If one were to begin finding less evidence of God (spiritual joy, inspiration, innocence, health, healing) in life, it might be helpful to specifically protect consciousness through prayer against the influence of atheism. Such an influence comes into our lives a little like rain comes through a crack in the roof. Unless those leaks are repaired, the dampness can damage the roof itself. So how does one protect himself from the insistent drip, “There is no God”? How about an intelligent affirmation, through prayer, that there is God? Not so complicated. Once when I was in a quiet corner of a large room, someone turned out the lights as he left. I walked over and turned them back on. Not too complicated. 

In like fashion, dealing with the aggressive atheistic suggestion that there is no God is something that a child can handle. I’ve heard children (as well as adults) affirm with thoughtful conviction, “There is no spot where God is not.” Not too complicated. We surely wouldn’t ignore the claims of atheism. And we wouldn’t be intimidated by them either.

I have experienced proof that God exists in the variety of ways described above, and I’ve found freedom from atheism by specifically defending my consciousness. I know others would say the same. And there have been additional proofs of God. But they don’t fit the norm. 

Two times come readily to thought. Both of them were occasions when I wasn’t actively or consciously reaching out to know God. I wasn’t engaged in the usual ways we try to get closer to the divine. Once I was searching for something in a drawer. The other time I was sitting on the back porch, actually feeling a little drawn away from God. Not very dramatic surroundings in terms of what you might expect about a profound discovery of God.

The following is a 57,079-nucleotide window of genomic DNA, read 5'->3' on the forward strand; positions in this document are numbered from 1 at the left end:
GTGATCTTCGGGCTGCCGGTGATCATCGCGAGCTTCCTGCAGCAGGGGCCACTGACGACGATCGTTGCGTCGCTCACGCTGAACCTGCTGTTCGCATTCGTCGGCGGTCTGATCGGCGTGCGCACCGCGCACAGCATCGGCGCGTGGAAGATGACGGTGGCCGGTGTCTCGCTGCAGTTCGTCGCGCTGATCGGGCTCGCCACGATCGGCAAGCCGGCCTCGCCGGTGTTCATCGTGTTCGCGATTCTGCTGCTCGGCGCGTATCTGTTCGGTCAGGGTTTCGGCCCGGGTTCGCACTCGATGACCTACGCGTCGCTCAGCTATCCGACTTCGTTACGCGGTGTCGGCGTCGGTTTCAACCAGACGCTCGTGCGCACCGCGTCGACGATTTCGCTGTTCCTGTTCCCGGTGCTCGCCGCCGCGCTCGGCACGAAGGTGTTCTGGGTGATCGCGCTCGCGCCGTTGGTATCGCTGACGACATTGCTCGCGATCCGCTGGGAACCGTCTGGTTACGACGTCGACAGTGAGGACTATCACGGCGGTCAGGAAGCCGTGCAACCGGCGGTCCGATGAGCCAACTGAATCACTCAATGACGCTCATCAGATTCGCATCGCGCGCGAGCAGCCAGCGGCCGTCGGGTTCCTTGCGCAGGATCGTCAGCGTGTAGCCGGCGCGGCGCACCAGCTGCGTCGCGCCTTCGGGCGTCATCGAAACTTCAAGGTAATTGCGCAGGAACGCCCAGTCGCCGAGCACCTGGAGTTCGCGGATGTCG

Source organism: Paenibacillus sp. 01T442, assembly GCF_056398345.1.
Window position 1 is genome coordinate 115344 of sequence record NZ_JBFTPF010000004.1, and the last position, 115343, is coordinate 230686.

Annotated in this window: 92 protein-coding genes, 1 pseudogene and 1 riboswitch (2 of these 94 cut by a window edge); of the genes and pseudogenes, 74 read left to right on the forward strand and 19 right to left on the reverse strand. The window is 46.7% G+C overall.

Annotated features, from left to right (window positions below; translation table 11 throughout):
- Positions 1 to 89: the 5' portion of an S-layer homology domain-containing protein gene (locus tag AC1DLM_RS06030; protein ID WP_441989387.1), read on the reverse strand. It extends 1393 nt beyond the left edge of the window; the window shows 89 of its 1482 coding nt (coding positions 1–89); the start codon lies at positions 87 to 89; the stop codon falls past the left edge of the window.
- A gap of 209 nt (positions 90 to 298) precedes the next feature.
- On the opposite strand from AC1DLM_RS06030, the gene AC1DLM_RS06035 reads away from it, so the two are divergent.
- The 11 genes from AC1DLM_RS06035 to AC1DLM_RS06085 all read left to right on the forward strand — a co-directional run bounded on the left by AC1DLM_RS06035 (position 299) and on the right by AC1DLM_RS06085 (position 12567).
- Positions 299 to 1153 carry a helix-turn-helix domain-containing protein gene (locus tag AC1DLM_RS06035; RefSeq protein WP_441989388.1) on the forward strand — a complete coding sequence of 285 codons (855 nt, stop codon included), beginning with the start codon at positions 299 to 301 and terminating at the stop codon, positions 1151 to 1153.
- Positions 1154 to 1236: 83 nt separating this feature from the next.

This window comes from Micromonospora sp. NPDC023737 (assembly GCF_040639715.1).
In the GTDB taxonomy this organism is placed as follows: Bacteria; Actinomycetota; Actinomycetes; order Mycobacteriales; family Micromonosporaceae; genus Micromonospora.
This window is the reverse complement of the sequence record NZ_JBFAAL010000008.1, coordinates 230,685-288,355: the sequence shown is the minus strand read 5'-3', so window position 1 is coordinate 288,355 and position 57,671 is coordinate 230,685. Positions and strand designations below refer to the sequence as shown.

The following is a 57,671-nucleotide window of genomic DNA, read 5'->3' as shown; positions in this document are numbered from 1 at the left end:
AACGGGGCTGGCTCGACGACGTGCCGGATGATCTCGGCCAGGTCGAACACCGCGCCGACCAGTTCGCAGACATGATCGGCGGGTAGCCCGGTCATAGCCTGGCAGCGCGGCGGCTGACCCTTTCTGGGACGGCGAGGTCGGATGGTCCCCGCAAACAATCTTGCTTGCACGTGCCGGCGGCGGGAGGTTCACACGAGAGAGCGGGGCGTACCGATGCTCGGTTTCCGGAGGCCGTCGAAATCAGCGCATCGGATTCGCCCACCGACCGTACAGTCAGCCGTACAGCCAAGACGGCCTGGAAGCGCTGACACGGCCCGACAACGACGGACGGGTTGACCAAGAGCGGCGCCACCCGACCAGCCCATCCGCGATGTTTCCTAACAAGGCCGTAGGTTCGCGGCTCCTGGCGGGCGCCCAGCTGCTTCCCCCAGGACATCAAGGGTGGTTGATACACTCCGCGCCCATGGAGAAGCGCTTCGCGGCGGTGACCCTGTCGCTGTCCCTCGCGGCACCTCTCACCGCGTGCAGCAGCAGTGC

I think of these two experiences in the context of what Christ Jesus was helping people understand. It seems to me the kingdom of God, for Jesus, wasn’t otherworldly. It didn’t involve paved streets of gold or wings and halos. It was, instead, simply a kind of spiritual normalcy. Freedom from the distractions of blindness or fear, paralysis or ignorance, lack or sin—any material restriction. Jesus was so spiritually minded that he recognized God’s kingdom right at hand. He saw that Spirit was the reality and man was spiritual—that is, not limited or vulnerable. 

On these couple of occasions, I simply felt the saving Christ was revealing to me this kingdom of God, very real and very present. As I sorted through the drawer, there was a surrounding harmony that I could only describe as what it must be like to be in the kingdom of heaven. It may have lasted only a few minutes, but I prayed about it for days afterward, trying to better understand its significance. I don’t remember what I was looking for, and I don’t remember if I found it. But I do remember that during those moments, God was more real to me than He had ever been before. 

Years later, when I was sitting on the back porch, feeling a pull away from God, there was again a kind of divine presence assuring me of Love’s reality. As I thought about it over several days, it seemed clear that tens of thousands of those angels Jesus referred to (see Matthew 26:53) had been right there saving me. Am I prone to strange experiences? I’ll have to say that over my life it’s the consistency of Christian healing that has usually been the only thing that the world would consider different about me. In so many ways my life has been a normal human experience.

Sometimes we try pretty hard to demonstrate proof of God through traditional ways. And that can be quite rewarding and fulfilling. But I’ve also found it useful to cultivate what might be called an expectancy of the unexpected—taking delight in fresh ways God is revealed to me.

Maybe everyone won’t relate to how I find God. I suppose ultimately each must find the answer for himself or herself. But even if I don’t prove God to others, I do feel the need for enough humility to recognize that God is proving to me that He does exist.

Nate Talbot is a practitioner and teacher of Christian Science. He is also a member of the Christian Science Board of Directors.